Characterization of a novel, testis-specific equine serine/threonine kinase

Khalida Sabeur, Barry A. Ball, C. Jo Corbin, Alan Conley

Research output: Contribution to journalArticlepeer-review

17 Scopus citations


Testis-specific protein kinases are important because of their potential role in spermiogenesis, sperm maturation, and sperm function. In the present study, a novel serine-threonine kinase with high identity to human serine-threonine kinase 31 (STK31) was cloned from equine testis and expression of the protein was characterized in equine testis and ejaculated spermatozoa. Five over-lapping independent clones were plaque purified after screening of a λ ZAP cDNA expression library constructed from equine testis. Sequence analysis and alignment of all five clones showed high identity with human STK31 with approximately 200 bp of the equine N-terminal sequence incomplete. The putative full-length coding sequence of this testis specific equine cDNA was completed by amplification of a 200-bp fragment using a human primer upstream of the reported translational start site with equine specific nested primers. Northern blot analysis using the equine STK31 cDNA detected an RNA transcript of ∼3.1 kb present in testis but not in other reproductive or somatic tissues. Immunolocalization of the protein in equine testis and spermatozoa demonstrated that STK31 was present in post-meiotic germ cells with localization to the equatorial segment of testicular spermatozoa. Analysis of the domain structure of equine STK31 revealed a protein kinase domain along with a putative RNA-binding region. The post-meiotic expression of this protein along with its domain structure suggests that STK31 may have a role in reorganization of sperm chromatin during spermiogenesis. The cloning of this novel, testis-specific equine STK provides a new tool to explore the role of kinases in sperm function.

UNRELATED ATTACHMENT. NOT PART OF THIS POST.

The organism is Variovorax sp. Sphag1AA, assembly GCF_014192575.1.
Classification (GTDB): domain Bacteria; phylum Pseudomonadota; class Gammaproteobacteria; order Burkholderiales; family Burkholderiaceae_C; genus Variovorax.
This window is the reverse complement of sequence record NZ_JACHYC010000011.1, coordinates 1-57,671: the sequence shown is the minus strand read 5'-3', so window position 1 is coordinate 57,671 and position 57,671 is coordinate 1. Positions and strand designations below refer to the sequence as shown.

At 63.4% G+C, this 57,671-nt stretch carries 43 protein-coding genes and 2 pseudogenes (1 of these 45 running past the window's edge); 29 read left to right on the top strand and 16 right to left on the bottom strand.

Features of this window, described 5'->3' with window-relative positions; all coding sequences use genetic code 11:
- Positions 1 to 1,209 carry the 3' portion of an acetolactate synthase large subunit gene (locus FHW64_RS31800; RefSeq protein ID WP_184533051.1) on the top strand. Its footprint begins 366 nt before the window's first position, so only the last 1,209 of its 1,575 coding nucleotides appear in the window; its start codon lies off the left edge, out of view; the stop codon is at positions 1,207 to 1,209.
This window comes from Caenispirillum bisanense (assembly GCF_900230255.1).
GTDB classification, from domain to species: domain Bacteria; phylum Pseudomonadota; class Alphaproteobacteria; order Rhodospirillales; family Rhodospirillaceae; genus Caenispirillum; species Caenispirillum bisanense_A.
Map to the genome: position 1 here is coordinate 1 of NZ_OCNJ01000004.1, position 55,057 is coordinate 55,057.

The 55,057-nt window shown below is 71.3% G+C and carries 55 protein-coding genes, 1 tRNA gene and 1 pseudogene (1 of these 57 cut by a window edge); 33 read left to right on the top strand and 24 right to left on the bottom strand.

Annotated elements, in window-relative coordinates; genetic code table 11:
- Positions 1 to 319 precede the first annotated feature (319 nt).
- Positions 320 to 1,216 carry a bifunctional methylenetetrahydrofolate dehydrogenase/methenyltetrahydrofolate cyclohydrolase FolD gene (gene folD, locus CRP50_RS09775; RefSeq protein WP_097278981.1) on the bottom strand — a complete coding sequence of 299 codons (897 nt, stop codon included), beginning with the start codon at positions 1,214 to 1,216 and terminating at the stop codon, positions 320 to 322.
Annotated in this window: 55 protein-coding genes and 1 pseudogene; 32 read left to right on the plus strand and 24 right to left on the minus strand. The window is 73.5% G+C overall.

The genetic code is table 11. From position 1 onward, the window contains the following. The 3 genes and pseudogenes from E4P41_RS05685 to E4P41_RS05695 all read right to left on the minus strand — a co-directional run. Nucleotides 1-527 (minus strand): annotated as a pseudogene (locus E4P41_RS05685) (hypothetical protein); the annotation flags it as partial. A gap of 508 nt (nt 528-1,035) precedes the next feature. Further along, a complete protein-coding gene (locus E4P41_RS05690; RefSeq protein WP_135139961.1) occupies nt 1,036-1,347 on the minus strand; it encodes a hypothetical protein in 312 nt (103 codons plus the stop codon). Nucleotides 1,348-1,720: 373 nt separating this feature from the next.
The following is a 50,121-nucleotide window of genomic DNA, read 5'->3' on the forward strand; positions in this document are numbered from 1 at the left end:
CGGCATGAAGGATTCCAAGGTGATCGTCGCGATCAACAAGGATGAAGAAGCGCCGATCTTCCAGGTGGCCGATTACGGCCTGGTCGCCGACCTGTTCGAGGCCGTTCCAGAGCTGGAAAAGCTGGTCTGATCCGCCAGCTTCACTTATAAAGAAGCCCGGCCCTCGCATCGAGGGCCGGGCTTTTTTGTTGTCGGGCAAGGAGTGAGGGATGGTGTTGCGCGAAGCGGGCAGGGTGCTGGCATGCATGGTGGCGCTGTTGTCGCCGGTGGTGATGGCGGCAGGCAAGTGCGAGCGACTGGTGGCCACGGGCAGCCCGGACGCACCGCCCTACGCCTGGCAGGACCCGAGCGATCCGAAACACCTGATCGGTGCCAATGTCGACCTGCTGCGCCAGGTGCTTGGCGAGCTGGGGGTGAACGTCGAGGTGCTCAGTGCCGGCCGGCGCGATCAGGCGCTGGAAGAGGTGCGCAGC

Original languageEnglish
Pages (from-to)867-873
Number of pages7
JournalMolecular Reproduction and Development
Issue number5
StatePublished - May 2008


  • Horse
  • Serine-threonine kinase
  • Spermatozoa
  • Testis

ASJC Scopus subject areas

  • Genetics
  • Developmental Biology
  • Cell Biology


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